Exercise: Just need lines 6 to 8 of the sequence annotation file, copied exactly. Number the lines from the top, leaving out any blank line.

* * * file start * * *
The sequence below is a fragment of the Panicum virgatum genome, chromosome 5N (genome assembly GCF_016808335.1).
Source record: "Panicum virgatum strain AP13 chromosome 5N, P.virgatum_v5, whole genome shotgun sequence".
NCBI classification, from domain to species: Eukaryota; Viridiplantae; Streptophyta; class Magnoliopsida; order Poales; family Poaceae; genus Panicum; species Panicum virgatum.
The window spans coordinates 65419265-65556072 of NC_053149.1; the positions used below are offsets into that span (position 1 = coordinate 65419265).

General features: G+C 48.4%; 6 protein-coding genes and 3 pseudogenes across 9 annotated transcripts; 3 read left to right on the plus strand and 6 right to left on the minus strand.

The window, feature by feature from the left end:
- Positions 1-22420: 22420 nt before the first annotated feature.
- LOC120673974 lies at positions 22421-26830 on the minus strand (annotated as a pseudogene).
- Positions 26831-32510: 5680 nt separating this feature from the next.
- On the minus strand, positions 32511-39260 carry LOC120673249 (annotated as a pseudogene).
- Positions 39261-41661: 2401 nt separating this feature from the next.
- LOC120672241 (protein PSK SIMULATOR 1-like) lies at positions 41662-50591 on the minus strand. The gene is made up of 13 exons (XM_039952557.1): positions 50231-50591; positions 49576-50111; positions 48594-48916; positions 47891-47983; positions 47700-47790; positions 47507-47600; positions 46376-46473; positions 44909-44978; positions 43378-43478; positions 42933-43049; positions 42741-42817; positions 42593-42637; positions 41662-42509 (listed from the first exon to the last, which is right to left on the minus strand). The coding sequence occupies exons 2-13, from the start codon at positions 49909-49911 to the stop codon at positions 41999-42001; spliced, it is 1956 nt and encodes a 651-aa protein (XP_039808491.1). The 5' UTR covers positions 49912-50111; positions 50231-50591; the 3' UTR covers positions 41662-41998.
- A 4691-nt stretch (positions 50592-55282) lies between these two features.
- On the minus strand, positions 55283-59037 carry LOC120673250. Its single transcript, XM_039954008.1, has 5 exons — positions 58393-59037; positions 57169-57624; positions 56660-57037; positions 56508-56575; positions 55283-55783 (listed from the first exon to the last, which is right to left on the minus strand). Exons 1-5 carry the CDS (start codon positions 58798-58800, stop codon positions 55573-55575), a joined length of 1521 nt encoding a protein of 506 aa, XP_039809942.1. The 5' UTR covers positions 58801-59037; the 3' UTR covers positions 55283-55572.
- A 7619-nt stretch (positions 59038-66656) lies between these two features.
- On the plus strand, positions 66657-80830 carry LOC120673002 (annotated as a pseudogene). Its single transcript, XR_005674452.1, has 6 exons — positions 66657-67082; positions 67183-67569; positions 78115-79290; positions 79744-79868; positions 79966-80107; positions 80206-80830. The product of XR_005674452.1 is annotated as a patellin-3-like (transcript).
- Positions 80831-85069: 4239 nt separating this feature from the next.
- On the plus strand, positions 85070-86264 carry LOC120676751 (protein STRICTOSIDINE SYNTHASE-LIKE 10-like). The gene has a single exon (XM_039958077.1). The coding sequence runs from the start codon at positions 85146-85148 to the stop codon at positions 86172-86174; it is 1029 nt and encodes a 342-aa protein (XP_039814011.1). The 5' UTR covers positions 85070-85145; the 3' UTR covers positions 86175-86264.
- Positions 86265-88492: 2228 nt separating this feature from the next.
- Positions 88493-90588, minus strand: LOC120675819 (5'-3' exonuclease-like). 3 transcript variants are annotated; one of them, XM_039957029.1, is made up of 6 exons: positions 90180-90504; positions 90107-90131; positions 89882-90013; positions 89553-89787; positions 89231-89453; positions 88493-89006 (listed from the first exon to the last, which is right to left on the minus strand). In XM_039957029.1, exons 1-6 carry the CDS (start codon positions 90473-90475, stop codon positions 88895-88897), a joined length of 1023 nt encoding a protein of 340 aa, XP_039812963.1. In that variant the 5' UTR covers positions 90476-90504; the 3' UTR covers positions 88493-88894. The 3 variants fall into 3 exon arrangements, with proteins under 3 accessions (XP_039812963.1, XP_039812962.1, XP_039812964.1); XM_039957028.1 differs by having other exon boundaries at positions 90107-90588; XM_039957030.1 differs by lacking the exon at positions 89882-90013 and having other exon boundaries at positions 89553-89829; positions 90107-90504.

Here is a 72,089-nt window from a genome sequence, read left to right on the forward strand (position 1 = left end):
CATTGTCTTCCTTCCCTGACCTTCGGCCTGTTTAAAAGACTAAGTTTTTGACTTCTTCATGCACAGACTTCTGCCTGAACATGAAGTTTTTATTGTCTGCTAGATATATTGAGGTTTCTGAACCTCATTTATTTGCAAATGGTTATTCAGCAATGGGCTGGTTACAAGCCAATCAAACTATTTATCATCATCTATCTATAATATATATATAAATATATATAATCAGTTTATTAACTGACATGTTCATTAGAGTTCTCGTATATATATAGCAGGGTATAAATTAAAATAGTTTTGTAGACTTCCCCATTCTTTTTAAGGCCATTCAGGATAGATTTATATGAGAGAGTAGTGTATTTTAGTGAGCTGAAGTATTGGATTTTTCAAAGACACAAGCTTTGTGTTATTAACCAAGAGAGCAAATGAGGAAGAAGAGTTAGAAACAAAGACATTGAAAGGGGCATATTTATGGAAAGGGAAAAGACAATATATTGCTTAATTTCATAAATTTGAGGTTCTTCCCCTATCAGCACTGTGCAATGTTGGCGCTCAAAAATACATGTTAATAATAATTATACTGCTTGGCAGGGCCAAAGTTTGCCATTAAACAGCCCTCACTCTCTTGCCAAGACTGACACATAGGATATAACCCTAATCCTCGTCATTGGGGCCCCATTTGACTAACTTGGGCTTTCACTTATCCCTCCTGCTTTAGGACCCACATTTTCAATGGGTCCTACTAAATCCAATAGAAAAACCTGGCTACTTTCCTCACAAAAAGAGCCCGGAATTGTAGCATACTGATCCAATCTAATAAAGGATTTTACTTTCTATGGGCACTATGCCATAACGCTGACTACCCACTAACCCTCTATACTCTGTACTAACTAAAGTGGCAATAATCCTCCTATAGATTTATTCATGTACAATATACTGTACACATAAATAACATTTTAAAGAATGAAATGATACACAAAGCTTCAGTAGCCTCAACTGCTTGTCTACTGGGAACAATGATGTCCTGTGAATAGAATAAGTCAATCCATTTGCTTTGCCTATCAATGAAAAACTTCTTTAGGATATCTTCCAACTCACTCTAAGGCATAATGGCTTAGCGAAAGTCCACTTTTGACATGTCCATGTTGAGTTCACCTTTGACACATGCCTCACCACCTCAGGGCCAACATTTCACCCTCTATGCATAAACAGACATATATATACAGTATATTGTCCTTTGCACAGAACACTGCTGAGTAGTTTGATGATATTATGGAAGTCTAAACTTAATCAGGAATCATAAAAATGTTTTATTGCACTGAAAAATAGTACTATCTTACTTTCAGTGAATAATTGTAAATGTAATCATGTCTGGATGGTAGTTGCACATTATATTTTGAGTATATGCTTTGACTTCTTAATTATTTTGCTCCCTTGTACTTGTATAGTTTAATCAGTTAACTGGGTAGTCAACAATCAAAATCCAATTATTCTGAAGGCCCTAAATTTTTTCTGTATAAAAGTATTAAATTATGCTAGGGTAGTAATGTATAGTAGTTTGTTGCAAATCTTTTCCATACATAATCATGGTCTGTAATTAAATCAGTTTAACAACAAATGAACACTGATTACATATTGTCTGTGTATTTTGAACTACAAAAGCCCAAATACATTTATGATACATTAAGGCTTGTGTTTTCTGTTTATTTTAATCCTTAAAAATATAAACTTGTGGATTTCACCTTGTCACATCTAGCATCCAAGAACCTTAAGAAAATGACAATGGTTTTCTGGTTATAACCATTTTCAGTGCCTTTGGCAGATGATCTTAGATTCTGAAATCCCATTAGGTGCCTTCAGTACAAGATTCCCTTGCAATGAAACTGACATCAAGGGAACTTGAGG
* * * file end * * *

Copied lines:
The window, feature by feature from the left end:
- Positions 1-22420: 22420 nt before the first annotated feature.
- LOC120673974 lies at positions 22421-26830 on the minus strand (annotated as a pseudogene).